Author: Christopher Sawyer
Known for its sweeping landscape, berry bushes, hazelnut trees and lovely vineyards that conform to the swales and contours of rolling hillsides, Oregon’s Willamette Valley has developed into one of the great wine destinations of America overKnown for its sweeping landscape, berry bushes, hazelnut trees and lovely vineyards that conform to the swales and contours of rolling hillsides, Oregon’s Willamette Valley has developed into one of the great wine destinations of America over the past four decades. Today, Pinot Noir is the highlight of Oregon’s wine industry. With a cooler climate and shorter growing season than California, the elegant flavors of red, black and blue fruits, and nuances of earth, mineral, and spice are lifted with high levels of natural acidity. Beyond Pinot, there is also a new resurgence in the high-quality white wines from the region, particularly with Chardonnay, Riesling and Pinot Gris.
Whites: Typically planted in the same vineyards as Pinot Noir, Pinot Gris is an extremely popular grape to grow in the Willamette Valley. Other special white varietals to look for include Pinot Blanc, Riesling, Chardonnay, and Müller-Thurgau, a special Swiss hybrid of Riesling and Madeleine Royale.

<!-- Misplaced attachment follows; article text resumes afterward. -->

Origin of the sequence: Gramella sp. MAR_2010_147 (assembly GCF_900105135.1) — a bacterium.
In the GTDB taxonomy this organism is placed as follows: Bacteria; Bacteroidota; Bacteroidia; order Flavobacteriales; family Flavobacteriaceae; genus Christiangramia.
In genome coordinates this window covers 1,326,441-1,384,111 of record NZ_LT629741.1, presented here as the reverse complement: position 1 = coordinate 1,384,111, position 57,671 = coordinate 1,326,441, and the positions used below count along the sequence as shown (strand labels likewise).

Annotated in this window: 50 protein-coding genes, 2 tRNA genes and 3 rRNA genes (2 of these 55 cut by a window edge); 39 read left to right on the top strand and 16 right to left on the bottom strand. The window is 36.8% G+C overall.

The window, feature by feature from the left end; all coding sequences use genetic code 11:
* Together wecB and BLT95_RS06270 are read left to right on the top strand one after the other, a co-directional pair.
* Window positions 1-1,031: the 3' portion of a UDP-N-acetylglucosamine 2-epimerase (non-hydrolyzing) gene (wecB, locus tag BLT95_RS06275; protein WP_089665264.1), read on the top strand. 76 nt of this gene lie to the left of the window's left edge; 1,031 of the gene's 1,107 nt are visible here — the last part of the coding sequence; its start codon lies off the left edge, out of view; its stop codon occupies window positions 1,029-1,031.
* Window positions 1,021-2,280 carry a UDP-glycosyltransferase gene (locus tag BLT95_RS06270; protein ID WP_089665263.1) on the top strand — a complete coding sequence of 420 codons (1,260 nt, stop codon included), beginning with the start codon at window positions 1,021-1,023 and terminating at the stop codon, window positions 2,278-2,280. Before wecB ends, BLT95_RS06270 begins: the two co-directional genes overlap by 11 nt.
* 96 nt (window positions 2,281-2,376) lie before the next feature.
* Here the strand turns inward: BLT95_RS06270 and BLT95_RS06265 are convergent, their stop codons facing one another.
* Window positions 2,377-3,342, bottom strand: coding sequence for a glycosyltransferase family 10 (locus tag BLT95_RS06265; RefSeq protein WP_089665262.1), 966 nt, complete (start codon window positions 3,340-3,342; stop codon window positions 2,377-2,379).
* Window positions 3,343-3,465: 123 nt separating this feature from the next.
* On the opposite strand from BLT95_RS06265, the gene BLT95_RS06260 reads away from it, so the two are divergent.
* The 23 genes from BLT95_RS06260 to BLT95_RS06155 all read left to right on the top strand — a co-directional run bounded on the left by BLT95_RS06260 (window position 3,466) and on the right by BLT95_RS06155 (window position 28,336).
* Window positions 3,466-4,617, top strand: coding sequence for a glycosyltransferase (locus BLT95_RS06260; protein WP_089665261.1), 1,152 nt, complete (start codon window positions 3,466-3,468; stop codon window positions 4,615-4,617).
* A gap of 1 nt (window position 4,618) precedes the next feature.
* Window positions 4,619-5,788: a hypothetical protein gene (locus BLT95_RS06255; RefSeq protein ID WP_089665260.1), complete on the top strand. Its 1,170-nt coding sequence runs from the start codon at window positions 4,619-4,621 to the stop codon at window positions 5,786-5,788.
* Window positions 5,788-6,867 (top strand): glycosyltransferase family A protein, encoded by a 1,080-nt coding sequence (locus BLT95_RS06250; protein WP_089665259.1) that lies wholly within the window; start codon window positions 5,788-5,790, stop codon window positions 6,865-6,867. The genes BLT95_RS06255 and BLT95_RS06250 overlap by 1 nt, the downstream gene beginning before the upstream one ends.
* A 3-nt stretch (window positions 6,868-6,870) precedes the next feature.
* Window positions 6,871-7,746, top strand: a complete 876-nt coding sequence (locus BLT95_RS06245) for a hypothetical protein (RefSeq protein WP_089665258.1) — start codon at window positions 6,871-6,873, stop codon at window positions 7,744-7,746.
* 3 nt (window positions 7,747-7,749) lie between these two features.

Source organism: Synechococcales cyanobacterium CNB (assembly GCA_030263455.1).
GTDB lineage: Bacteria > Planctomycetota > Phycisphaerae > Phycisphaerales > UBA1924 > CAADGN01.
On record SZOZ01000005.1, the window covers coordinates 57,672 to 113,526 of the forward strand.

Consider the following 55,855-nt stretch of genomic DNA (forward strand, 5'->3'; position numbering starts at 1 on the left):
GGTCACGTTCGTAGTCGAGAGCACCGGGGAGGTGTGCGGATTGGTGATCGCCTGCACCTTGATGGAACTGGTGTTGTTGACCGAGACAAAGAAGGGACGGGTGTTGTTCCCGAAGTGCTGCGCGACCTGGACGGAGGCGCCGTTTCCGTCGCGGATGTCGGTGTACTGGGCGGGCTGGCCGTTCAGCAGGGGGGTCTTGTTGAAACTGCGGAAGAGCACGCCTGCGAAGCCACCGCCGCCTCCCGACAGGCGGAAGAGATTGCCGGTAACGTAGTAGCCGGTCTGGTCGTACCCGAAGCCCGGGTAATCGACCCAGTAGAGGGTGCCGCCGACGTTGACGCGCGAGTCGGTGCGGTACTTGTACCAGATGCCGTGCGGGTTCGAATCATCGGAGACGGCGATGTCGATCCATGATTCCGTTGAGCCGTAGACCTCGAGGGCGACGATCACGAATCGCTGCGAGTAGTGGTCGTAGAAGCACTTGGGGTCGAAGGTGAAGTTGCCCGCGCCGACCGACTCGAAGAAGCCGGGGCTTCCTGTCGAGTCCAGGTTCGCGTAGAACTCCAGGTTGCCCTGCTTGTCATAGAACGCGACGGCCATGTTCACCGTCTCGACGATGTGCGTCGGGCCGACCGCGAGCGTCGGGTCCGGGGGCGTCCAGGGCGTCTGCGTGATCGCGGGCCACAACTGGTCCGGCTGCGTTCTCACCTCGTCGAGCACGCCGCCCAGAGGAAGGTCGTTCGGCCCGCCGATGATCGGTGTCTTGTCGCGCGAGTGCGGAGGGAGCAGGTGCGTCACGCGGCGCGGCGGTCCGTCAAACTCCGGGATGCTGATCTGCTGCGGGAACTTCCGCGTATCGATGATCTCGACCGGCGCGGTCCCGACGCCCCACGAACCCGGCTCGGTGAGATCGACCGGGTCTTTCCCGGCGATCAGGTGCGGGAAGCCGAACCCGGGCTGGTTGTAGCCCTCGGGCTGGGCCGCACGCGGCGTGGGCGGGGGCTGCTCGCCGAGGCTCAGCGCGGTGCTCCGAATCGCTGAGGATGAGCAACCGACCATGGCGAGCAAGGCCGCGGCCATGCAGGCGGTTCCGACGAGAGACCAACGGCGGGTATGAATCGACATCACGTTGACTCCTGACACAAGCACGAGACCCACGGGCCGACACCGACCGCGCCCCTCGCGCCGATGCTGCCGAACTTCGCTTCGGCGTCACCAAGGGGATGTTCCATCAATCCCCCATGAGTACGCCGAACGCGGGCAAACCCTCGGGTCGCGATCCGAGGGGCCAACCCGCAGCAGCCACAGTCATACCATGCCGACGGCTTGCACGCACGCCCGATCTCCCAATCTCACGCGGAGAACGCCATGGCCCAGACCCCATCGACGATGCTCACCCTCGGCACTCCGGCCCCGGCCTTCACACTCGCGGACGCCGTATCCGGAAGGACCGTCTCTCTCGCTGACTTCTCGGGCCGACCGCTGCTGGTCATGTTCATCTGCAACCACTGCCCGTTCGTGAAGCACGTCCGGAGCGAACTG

Reds: No doubt Pinot Noir is the dominant grape in Willamette Valley, but smaller plantings of cool-climate Syrah and Grenache are intriguing as well.
White Wines: Pinot Gris is bright and racy with fragrant aromas and flavors of peach, tropical fruits, citrus, white pepper and zippy acidity. Chardonnays from the region are known for their plush texture with flavors of apple, pear, wild mushroom and mineral.
Red Wines: Pinot Noirs from Willamette Valley tend to have an earth quality comparable to those found in the fine red wines of Burgundy. In addition to the classic aromas and flavors of rose petals, ripe red fruit, cherry, cranberry, and wild herbs, the best affordable Pinots from the region often have secondary flavors of red currant, pomegranate and forest floor. For the higher-tiered reserve and vineyard designate wines, expect deeper flavors, more texture and potential for long-term aging in the cellar.
For whites, think fresh produce, salads with hazelnuts, wild herbs, fresh fish, poultry and pasta dishes with savory white sauces. With Pinot Noir, think fruit-based salads, wild mushrooms, deeper fish dishes, pork, duck, and complex cheeses.
By Christopher Sawyer